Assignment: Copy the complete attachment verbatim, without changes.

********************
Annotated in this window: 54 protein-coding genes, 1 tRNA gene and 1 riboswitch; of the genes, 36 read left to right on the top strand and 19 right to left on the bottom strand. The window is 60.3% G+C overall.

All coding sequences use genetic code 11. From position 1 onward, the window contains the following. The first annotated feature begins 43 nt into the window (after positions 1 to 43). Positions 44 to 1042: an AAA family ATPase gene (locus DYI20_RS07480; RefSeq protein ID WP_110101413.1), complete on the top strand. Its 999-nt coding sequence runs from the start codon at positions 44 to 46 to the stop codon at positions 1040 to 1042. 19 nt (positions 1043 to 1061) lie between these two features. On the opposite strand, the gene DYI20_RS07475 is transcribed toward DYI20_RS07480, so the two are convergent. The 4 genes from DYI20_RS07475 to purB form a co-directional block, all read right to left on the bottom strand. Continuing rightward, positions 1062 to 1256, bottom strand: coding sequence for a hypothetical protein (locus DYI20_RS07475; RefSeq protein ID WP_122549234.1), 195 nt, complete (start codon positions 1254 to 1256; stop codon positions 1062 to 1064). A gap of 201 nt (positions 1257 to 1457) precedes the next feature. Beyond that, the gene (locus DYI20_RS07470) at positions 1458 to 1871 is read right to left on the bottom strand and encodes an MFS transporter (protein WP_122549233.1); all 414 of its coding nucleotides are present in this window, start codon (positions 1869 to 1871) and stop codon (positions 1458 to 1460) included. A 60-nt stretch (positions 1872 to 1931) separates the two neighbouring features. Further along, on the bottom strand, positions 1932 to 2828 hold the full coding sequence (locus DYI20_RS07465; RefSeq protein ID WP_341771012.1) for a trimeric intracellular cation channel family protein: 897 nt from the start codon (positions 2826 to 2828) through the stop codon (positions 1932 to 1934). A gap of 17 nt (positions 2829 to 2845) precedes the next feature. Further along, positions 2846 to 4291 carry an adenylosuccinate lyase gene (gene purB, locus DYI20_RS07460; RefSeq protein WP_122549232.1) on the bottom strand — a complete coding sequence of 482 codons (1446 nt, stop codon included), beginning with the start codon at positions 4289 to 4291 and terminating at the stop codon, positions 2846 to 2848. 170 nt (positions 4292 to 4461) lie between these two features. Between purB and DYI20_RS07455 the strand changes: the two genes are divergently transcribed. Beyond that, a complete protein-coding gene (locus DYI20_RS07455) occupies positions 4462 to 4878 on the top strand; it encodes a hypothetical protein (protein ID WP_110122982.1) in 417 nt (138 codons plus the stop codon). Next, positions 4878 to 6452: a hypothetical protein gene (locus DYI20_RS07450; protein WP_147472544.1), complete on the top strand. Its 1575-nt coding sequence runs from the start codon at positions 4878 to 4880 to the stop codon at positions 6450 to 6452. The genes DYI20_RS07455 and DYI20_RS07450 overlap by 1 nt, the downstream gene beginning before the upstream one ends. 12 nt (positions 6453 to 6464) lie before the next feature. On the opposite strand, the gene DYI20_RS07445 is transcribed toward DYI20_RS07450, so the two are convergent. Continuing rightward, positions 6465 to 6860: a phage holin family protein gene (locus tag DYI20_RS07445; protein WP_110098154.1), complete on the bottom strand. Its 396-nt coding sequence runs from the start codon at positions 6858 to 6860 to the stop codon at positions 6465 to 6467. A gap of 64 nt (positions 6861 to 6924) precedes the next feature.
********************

Annotated in this window: 54 protein-coding genes, 1 tRNA gene and 1 riboswitch; of the genes, 36 read left to right on the top strand and 19 right to left on the bottom strand. The window is 60.3% G+C overall.

All coding sequences use genetic code 11. From position 1 onward, the window contains the following. The first annotated feature begins 43 nt into the window (after positions 1 to 43). Positions 44 to 1042: an AAA family ATPase gene (locus DYI20_RS07480; RefSeq protein ID WP_110101413.1), complete on the top strand. Its 999-nt coding sequence runs from the start codon at positions 44 to 46 to the stop codon at positions 1040 to 1042. 19 nt (positions 1043 to 1061) lie between these two features. On the opposite strand, the gene DYI20_RS07475 is transcribed toward DYI20_RS07480, so the two are convergent. The 4 genes from DYI20_RS07475 to purB form a co-directional block, all read right to left on the bottom strand. Continuing rightward, positions 1062 to 1256, bottom strand: coding sequence for a hypothetical protein (locus DYI20_RS07475; RefSeq protein ID WP_122549234.1), 195 nt, complete (start codon positions 1254 to 1256; stop codon positions 1062 to 1064). A gap of 201 nt (positions 1257 to 1457) precedes the next feature. Beyond that, the gene (locus DYI20_RS07470) at positions 1458 to 1871 is read right to left on the bottom strand and encodes an MFS transporter (protein WP_122549233.1); all 414 of its coding nucleotides are present in this window, start codon (positions 1869 to 1871) and stop codon (positions 1458 to 1460) included. A 60-nt stretch (positions 1872 to 1931) separates the two neighbouring features. Further along, on the bottom strand, positions 1932 to 2828 hold the full coding sequence (locus DYI20_RS07465; RefSeq protein ID WP_341771012.1) for a trimeric intracellular cation channel family protein: 897 nt from the start codon (positions 2826 to 2828) through the stop codon (positions 1932 to 1934). A gap of 17 nt (positions 2829 to 2845) precedes the next feature. Further along, positions 2846 to 4291 carry an adenylosuccinate lyase gene (gene purB, locus DYI20_RS07460; RefSeq protein WP_122549232.1) on the bottom strand — a complete coding sequence of 482 codons (1446 nt, stop codon included), beginning with the start codon at positions 4289 to 4291 and terminating at the stop codon, positions 2846 to 2848. 170 nt (positions 4292 to 4461) lie between these two features. Between purB and DYI20_RS07455 the strand changes: the two genes are divergently transcribed. Beyond that, a complete protein-coding gene (locus DYI20_RS07455) occupies positions 4462 to 4878 on the top strand; it encodes a hypothetical protein (protein ID WP_110122982.1) in 417 nt (138 codons plus the stop codon). Next, positions 4878 to 6452: a hypothetical protein gene (locus DYI20_RS07450; protein WP_147472544.1), complete on the top strand. Its 1575-nt coding sequence runs from the start codon at positions 4878 to 4880 to the stop codon at positions 6450 to 6452. The genes DYI20_RS07455 and DYI20_RS07450 overlap by 1 nt, the downstream gene beginning before the upstream one ends. 12 nt (positions 6453 to 6464) lie before the next feature. On the opposite strand, the gene DYI20_RS07445 is transcribed toward DYI20_RS07450, so the two are convergent. Continuing rightward, positions 6465 to 6860: a phage holin family protein gene (locus tag DYI20_RS07445; protein WP_110098154.1), complete on the bottom strand. Its 396-nt coding sequence runs from the start codon at positions 6858 to 6860 to the stop codon at positions 6465 to 6467. A gap of 64 nt (positions 6861 to 6924) precedes the next feature.